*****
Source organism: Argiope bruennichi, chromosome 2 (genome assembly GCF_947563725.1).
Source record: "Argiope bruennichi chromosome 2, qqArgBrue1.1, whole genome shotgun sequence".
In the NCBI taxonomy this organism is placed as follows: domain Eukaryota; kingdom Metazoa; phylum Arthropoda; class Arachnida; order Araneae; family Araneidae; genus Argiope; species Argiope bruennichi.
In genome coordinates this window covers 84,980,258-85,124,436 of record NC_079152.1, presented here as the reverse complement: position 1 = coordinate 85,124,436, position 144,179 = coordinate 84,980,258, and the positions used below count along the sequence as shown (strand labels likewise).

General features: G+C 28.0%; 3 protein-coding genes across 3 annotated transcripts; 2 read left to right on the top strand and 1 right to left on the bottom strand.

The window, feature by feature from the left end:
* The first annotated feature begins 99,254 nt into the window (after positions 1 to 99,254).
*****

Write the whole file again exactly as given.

Source organism: Argiope bruennichi, chromosome 2 (genome assembly GCF_947563725.1).
Source record: "Argiope bruennichi chromosome 2, qqArgBrue1.1, whole genome shotgun sequence".
In the NCBI taxonomy this organism is placed as follows: domain Eukaryota; kingdom Metazoa; phylum Arthropoda; class Arachnida; order Araneae; family Araneidae; genus Argiope; species Argiope bruennichi.
In genome coordinates this window covers 84,980,258-85,124,436 of record NC_079152.1, presented here as the reverse complement: position 1 = coordinate 85,124,436, position 144,179 = coordinate 84,980,258, and the positions used below count along the sequence as shown (strand labels likewise).

General features: G+C 28.0%; 3 protein-coding genes across 3 annotated transcripts; 2 read left to right on the top strand and 1 right to left on the bottom strand.

The window, feature by feature from the left end:
* The first annotated feature begins 99,254 nt into the window (after positions 1 to 99,254).